- Didn't you know that the IRS will refund any excess payroll taxes that you paid if you use the 45(B) general business credit?
- A source of value, distinction or honour.
- That engineer is a credit to the team.
- 1836, Henry Francis Cary, The Poetical Works of Alexander Pope.: The Author's Preface:
- I published, because I was told I might please such as it was a credit to please.
- (science fiction) A unit of currency used in a fictional universe or timeframe.
- To repair your star cruiser will cost 100,000 credits.
- 1934 December, John W. Campbell, Jr., “The Mightiest Machine”, in Astounding Stories, volume XIV, number 4, Street & Smith, page 12:
- Aside from the fact that she means nearly ten million credits investment, which no one will insure on this trip, there will necessarily be seventy-three men aboard.
- 2008, BioWare, Mass Effect, Redwood City: Electronic Arts, →ISBN, →OCLC, PC, scene: Credits ("Creds") Codex entry:
- The standard credit was established by the Citadel's Unified Banking Act as the currency of interstellar trade. The credit has a managed floating exchange rate, calculated in real time by the central bank to maintain the average value of all participating currencies. Some regional currencies are worth more than a credit and some less.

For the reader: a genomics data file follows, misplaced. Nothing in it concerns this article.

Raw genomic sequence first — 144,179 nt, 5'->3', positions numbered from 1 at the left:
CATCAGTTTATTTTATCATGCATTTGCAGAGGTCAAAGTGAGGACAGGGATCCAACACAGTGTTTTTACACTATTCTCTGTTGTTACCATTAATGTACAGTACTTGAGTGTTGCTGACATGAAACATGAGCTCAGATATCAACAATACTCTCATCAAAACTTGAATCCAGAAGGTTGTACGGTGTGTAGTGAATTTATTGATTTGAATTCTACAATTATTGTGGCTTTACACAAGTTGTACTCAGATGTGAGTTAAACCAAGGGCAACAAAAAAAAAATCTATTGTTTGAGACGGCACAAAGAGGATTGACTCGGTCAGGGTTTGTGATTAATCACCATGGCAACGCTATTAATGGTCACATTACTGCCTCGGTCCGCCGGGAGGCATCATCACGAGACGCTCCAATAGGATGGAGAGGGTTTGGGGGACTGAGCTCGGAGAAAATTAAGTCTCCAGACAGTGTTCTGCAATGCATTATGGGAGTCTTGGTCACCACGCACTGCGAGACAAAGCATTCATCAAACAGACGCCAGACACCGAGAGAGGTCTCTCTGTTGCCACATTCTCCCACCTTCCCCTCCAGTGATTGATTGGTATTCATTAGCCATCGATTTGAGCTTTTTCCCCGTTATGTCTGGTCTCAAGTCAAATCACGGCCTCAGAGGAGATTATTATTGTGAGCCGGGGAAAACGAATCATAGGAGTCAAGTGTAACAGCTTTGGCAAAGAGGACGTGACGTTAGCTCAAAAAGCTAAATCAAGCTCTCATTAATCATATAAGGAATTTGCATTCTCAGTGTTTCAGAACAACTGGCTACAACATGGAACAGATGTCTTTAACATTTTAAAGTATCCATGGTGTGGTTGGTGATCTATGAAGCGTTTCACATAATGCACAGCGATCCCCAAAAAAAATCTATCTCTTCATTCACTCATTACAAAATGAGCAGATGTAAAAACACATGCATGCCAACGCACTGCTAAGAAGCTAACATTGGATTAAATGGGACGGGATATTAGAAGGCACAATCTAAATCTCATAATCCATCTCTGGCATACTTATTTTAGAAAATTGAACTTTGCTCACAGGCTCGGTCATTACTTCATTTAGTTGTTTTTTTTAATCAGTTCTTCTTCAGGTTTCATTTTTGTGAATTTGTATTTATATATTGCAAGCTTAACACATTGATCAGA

- 2016, A.K. Brown, Jumpstart (Champagne Universe Series: Book 1), page 19:
- "First the Patrons wipe-out our home world, now you blow any chance of us making any credits," Kane said in his gruff sinking voice.
- A nominal unit of value assigned outside of a currency system.
- Would you like to play? I put in a dollar and I've got two credits left.
- (uncountable) Recognition for having taken a course (class).
- If you do not come to class, you will not get credit for the class, regardless of how well you do on the final.